Now, coming to my monthly and weekly training and recovery goals. I knew exactly what weights I had to hit by when to stay on track with my big goal. I also made sure I was at all my training sessions, giving my very best. With regards to my recovery, I counted my nutritional macros knowing exactly what I needed to eat daily and weekly to make my weight category and stay fueled for my heavy training. I also made sure to add into my weekly goal to see a massage therapist at least once a week to help work out the kinks in my body, so I could feel recovered going into each training session.
That was a very specific goal I had, and you don’t always have to go to that extent. But having at least some sort of goal and an action plan can drastically increase your motivation to train or work towards something you want to achieve.
Final pro tip – telling people about your goals makes it also seem more permanent and can be a great way to keep you accountable. Goal setting is a great way to keep you motivated and driven to work towards something great.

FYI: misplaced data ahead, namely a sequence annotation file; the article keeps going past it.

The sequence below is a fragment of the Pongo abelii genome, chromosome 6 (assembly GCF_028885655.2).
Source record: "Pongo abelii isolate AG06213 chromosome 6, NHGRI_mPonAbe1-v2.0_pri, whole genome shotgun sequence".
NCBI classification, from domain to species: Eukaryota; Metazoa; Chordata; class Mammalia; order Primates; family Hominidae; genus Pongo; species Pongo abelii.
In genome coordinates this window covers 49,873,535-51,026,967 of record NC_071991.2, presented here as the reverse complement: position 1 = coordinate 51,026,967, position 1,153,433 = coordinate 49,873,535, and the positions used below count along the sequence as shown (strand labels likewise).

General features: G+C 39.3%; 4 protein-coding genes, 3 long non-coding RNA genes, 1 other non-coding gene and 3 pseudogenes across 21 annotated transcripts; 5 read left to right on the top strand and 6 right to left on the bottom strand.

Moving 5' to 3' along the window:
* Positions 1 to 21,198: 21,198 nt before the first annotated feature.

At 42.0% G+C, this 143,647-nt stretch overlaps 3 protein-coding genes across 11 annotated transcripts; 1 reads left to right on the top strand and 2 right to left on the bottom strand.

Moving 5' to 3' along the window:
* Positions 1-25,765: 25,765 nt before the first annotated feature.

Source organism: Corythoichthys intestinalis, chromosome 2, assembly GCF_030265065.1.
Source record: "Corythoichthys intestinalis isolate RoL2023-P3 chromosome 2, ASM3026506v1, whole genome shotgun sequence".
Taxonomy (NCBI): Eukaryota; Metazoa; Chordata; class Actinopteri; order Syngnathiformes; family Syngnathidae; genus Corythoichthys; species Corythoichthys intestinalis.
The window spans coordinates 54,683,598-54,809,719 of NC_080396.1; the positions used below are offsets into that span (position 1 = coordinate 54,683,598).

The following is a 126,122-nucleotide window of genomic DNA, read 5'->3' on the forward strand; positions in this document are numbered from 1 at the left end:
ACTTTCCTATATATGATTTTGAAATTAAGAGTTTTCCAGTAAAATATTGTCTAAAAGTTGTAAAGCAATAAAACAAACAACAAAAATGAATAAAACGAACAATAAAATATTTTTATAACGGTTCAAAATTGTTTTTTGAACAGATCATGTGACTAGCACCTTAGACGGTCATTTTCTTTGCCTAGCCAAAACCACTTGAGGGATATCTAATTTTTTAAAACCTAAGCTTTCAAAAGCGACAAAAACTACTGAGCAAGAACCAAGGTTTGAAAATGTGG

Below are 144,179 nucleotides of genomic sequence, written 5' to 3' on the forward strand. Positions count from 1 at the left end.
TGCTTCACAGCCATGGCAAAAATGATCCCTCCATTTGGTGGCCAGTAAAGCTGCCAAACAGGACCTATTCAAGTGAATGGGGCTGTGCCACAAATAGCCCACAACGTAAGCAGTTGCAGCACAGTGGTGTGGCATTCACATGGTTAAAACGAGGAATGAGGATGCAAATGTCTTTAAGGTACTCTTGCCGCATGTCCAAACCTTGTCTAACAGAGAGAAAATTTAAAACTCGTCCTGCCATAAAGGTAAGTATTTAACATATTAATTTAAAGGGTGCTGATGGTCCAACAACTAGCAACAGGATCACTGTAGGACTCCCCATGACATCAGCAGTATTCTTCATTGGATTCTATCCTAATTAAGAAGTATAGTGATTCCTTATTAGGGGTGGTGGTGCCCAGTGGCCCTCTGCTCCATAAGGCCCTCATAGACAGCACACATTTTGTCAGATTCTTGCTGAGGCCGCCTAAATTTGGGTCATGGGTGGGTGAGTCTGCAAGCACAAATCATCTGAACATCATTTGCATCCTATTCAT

The inner voice you hear can either build you up or break you down. This inner voice can be extremely powerful if used positively; however, this is also a potent tool if misused. That is why it is vital to replace negative self-talk with positive self-talk. This will only happen if we are consciously aware of the voice in our heads.
Self-talk can also be words or affirmations we say to ourselves out loud. This is a great way to remind ourselves of specific cues that help build our confidence as well as help performance.
Sub-elite-level athletes can use this tool to drive their performance. For example, if you are trying to build your confidence, you can say certain words to yourself or face yourself in the mirror to psych up for the day. You could say stuff like, “I’ve got this.” “I am strong.” “I am in control of my thoughts.”
Dealing with anxiety
Any level of athlete can struggle with anxiety – it can prevent you from achieving your goals, can come at any time and significantly affect your performance. Make no mistake, you don’t have to compete at the very top level to suffer from anxiety. Some people might want to play sports, but social settings increase their anxiety, making it challenging to put yourself out there.
The good news is there are ways to combat anxiety without medication. I advise athletes to see a professional if these tools do not help.